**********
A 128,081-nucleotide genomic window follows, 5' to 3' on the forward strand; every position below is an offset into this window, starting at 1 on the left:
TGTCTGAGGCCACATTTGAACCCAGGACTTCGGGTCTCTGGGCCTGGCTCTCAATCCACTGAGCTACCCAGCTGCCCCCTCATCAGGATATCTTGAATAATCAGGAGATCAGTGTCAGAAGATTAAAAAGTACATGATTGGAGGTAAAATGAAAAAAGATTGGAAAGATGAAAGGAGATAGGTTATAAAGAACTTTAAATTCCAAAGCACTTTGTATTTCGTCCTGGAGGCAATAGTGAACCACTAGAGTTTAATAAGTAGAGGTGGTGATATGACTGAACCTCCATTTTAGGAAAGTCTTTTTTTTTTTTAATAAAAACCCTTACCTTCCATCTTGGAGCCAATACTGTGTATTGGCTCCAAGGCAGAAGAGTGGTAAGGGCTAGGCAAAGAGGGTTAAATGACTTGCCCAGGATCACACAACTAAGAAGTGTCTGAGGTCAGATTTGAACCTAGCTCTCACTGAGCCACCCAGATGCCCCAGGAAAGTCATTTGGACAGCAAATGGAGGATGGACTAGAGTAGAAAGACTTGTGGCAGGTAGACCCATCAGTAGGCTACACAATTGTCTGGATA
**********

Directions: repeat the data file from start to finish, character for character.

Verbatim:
A 128,081-nucleotide genomic window follows, 5' to 3' on the forward strand; every position below is an offset into this window, starting at 1 on the left:
TGTCTGAGGCCACATTTGAACCCAGGACTTCGGGTCTCTGGGCCTGGCTCTCAATCCACTGAGCTACCCAGCTGCCCCCTCATCAGGATATCTTGAATAATCAGGAGATCAGTGTCAGAAGATTAAAAAGTACATGATTGGAGGTAAAATGAAAAAAGATTGGAAAGATGAAAGGAGATAGGTTATAAAGAACTTTAAATTCCAAAGCACTTTGTATTTCGTCCTGGAGGCAATAGTGAACCACTAGAGTTTAATAAGTAGAGGTGGTGATATGACTGAACCTCCATTTTAGGAAAGTCTTTTTTTTTTTTAATAAAAACCCTTACCTTCCATCTTGGAGCCAATACTGTGTATTGGCTCCAAGGCAGAAGAGTGGTAAGGGCTAGGCAAAGAGGGTTAAATGACTTGCCCAGGATCACACAACTAAGAAGTGTCTGAGGTCAGATTTGAACCTAGCTCTCACTGAGCCACCCAGATGCCCCAGGAAAGTCATTTGGACAGCAAATGGAGGATGGACTAGAGTAGAAAGACTTGTGGCAGGTAGACCCATCAGTAGGCTACACAATTGTCTGGATA